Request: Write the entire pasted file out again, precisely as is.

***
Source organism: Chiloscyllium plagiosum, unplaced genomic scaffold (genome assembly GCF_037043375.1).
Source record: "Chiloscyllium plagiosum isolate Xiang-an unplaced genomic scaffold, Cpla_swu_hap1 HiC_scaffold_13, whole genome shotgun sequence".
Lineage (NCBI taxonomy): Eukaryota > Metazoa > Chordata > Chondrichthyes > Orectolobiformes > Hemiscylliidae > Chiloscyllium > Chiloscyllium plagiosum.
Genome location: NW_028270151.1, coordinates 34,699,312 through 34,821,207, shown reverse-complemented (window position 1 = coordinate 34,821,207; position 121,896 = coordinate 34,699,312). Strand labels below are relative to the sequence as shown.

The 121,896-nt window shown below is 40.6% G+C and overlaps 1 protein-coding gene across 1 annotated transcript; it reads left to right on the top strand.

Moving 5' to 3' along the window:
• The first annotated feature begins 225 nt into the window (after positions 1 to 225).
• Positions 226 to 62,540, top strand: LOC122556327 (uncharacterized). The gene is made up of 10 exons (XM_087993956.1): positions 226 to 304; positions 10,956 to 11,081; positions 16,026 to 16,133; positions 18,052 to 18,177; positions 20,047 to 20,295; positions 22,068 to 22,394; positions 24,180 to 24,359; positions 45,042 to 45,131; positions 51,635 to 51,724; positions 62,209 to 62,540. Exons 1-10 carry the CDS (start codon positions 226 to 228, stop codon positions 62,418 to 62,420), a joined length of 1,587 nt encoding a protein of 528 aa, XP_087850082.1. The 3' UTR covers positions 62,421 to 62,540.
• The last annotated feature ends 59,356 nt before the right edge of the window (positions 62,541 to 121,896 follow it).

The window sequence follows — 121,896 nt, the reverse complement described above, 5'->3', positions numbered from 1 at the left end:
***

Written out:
Source organism: Chiloscyllium plagiosum, unplaced genomic scaffold (genome assembly GCF_037043375.1).
Source record: "Chiloscyllium plagiosum isolate Xiang-an unplaced genomic scaffold, Cpla_swu_hap1 HiC_scaffold_13, whole genome shotgun sequence".
Lineage (NCBI taxonomy): Eukaryota > Metazoa > Chordata > Chondrichthyes > Orectolobiformes > Hemiscylliidae > Chiloscyllium > Chiloscyllium plagiosum.
Genome location: NW_028270151.1, coordinates 34,699,312 through 34,821,207, shown reverse-complemented (window position 1 = coordinate 34,821,207; position 121,896 = coordinate 34,699,312). Strand labels below are relative to the sequence as shown.

The 121,896-nt window shown below is 40.6% G+C and overlaps 1 protein-coding gene across 1 annotated transcript; it reads left to right on the top strand.

Moving 5' to 3' along the window:
• The first annotated feature begins 225 nt into the window (after positions 1 to 225).
• Positions 226 to 62,540, top strand: LOC122556327 (uncharacterized). The gene is made up of 10 exons (XM_087993956.1): positions 226 to 304; positions 10,956 to 11,081; positions 16,026 to 16,133; positions 18,052 to 18,177; positions 20,047 to 20,295; positions 22,068 to 22,394; positions 24,180 to 24,359; positions 45,042 to 45,131; positions 51,635 to 51,724; positions 62,209 to 62,540. Exons 1-10 carry the CDS (start codon positions 226 to 228, stop codon positions 62,418 to 62,420), a joined length of 1,587 nt encoding a protein of 528 aa, XP_087850082.1. The 3' UTR covers positions 62,421 to 62,540.
• The last annotated feature ends 59,356 nt before the right edge of the window (positions 62,541 to 121,896 follow it).

The window sequence follows — 121,896 nt, the reverse complement described above, 5'->3', positions numbered from 1 at the left end: